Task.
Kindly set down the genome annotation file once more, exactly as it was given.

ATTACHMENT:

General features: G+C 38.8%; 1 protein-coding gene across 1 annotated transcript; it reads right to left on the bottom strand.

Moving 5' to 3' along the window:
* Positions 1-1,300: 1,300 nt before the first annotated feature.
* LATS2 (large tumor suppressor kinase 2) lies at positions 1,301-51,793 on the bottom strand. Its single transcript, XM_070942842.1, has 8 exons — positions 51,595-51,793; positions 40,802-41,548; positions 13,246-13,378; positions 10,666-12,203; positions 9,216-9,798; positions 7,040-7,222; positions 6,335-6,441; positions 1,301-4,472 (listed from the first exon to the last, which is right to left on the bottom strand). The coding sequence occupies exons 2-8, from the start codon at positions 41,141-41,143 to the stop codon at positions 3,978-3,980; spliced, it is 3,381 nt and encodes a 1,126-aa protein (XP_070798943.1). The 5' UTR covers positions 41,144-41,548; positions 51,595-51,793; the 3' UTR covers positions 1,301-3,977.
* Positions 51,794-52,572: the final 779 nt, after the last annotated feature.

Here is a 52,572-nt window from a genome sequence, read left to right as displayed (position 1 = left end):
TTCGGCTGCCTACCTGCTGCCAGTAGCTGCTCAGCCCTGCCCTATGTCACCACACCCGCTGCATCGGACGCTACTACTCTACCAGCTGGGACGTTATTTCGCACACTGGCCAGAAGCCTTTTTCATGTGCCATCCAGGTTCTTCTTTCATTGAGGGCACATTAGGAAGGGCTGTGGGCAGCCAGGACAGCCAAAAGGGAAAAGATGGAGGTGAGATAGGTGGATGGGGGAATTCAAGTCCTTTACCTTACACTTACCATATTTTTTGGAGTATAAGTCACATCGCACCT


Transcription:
General features: G+C 38.8%; 1 protein-coding gene across 1 annotated transcript; it reads right to left on the bottom strand.

Moving 5' to 3' along the window:
* Positions 1-1,300: 1,300 nt before the first annotated feature.
* LATS2 (large tumor suppressor kinase 2) lies at positions 1,301-51,793 on the bottom strand. Its single transcript, XM_070942842.1, has 8 exons — positions 51,595-51,793; positions 40,802-41,548; positions 13,246-13,378; positions 10,666-12,203; positions 9,216-9,798; positions 7,040-7,222; positions 6,335-6,441; positions 1,301-4,472 (listed from the first exon to the last, which is right to left on the bottom strand). The coding sequence occupies exons 2-8, from the start codon at positions 41,141-41,143 to the stop codon at positions 3,978-3,980; spliced, it is 3,381 nt and encodes a 1,126-aa protein (XP_070798943.1). The 5' UTR covers positions 41,144-41,548; positions 51,595-51,793; the 3' UTR covers positions 1,301-3,977.
* Positions 51,794-52,572: the final 779 nt, after the last annotated feature.

Here is a 52,572-nt window from a genome sequence, read left to right as displayed (position 1 = left end):
TTCGGCTGCCTACCTGCTGCCAGTAGCTGCTCAGCCCTGCCCTATGTCACCACACCCGCTGCATCGGACGCTACTACTCTACCAGCTGGGACGTTATTTCGCACACTGGCCAGAAGCCTTTTTCATGTGCCATCCAGGTTCTTCTTTCATTGAGGGCACATTAGGAAGGGCTGTGGGCAGCCAGGACAGCCAAAAGGGAAAAGATGGAGGTGAGATAGGTGGATGGGGGAATTCAAGTCCTTTACCTTACACTTACCATATTTTTTGGAGTATAAGTCACATCGCACCT